Lidl is highlighting the “freedom” its turkeys enjoy, as it uses its Christmas ad to once again talk up the quality of its food.
Serving as the first chapter of its Christmas campaign, the headline ad, created by TBWA, features shopper Debbie who previously tweeted her concerns that Lidl turkeys were kept in prisons.
However, Debbie is won over after being taken to a farm in Norfolk where Lidl free-range turkeys are treated to 20 acres of land and even fed apples by farmer Tony Kerry.
Having debuted during tonight’s (12 November) coveted The X Factor ad break, the campaign also marks the first time Lidl has done digital out-of-home, having released five-second teasers at London underground stations over the past few days.
Lidl’s UK marketing director Claire Farrant is confident the Turkey-heavy ad can give it an edge over rivals. She told Marketing Week: “Our customers overwhelmingly told us turkey was the most important Christmas food so we thought it made sense for it to be the next focus of Lidl Surprises.
“And Kerry is absolutely addicted to turkeys, he’s the king of turkeys, so we thought his passion would really show off our product quality.”
And – with perhaps a shot at rival Aldi – she added: “We didn’t want to do just another Christmas character but to tell a human story instead. That’s what will give us the edge this Christmas. There’s no need to try to emulate others as it is already such a convoluted marketplace.”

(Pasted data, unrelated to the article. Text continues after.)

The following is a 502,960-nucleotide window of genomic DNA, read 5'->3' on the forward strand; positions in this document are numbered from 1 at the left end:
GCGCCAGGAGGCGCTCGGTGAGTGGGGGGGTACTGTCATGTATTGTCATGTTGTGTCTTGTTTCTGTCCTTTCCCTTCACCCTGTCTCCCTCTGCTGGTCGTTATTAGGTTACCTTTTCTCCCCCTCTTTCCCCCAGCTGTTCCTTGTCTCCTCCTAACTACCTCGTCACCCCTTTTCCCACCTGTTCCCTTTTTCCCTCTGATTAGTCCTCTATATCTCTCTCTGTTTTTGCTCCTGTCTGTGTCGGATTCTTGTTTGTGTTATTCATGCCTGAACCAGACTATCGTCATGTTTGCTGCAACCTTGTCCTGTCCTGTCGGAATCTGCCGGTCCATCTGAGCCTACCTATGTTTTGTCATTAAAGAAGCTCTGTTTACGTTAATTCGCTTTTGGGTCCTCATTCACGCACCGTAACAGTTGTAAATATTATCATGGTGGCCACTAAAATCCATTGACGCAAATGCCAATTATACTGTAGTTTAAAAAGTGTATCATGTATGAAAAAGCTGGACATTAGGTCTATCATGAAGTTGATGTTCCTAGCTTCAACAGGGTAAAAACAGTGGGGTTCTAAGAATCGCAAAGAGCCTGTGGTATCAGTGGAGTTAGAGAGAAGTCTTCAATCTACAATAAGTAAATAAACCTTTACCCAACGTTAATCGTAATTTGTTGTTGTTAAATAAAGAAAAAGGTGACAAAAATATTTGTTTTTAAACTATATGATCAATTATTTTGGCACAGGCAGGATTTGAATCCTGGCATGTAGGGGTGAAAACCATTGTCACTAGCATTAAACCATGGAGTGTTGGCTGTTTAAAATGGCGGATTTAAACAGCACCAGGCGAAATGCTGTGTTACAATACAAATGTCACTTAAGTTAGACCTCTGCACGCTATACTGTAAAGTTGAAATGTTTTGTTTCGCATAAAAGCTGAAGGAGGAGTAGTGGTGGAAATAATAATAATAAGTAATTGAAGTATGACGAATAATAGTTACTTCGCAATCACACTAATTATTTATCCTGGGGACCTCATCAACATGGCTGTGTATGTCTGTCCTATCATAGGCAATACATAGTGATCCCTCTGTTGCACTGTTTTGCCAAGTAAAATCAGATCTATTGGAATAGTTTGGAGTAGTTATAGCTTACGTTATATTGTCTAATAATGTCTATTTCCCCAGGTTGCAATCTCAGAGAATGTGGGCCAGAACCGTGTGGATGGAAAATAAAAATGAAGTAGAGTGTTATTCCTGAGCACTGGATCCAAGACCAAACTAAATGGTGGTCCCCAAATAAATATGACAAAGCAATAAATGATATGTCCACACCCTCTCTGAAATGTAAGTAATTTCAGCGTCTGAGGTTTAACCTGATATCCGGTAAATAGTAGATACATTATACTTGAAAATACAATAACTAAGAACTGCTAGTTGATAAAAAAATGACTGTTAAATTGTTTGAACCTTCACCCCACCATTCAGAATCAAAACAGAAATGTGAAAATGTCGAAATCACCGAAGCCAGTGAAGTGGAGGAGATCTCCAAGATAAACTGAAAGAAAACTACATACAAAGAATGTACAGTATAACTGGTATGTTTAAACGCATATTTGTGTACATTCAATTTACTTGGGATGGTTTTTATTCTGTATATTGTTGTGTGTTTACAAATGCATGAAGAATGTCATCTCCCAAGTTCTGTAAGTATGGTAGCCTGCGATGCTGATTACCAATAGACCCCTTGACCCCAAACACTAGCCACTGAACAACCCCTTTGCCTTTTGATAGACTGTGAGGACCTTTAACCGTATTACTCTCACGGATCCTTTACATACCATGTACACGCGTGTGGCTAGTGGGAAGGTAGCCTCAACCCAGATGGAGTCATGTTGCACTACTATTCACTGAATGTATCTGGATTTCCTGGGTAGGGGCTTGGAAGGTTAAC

However, Lidl might put some viewers off their dinner, with one of the ad’s feathered friends later brought out fully cooked as the centrepiece of a Christmas dinner. “As a vegetarian myself, I was very conscious of that risk,” admitted Farrant.
“But during the consumer research the majority of respondents told us animal welfare and the Christmas shop should be of equal importance.”
She added: “Yes, there will always be the odd person that feels uncomfortable but that’s the same with any campaign. Turkey won’t be the only focus and another ad will focus on the production of another Christmas dinner staple. Our social media campaign will also highlight veggie alternatives.”
A successful evolution
Lidl evolved its Surprises campaign back in July based on internal research that revealed many Britons still consider its supply chain in a “derogatory way”. It wants the new ads to go after these “anti-advocates”.
July’s campaign highlighted the production of steak, mussels, strawberries, and broccoli, with Farrant revealing that sales of the four products have increased 4.5 times faster than Lidl’s other ranges over the past three months.
Farrant believes the sales rise proves the Lidl Surprises campaign is achieving an impressive ROI.
“Since July, we have attracted a substantial amount of new customers and we’re only three months in to the next phase. The Lidl Surprises campaign has had a real halo effect and will keep going so long as customers demand it. In non-food we still have a big story to tell,” she added.
“It was important that our Christmas campaign wasn’t an isolated event. It was a very deliberate decision. We want to talk about our low prices and high quality 12 months of the year.”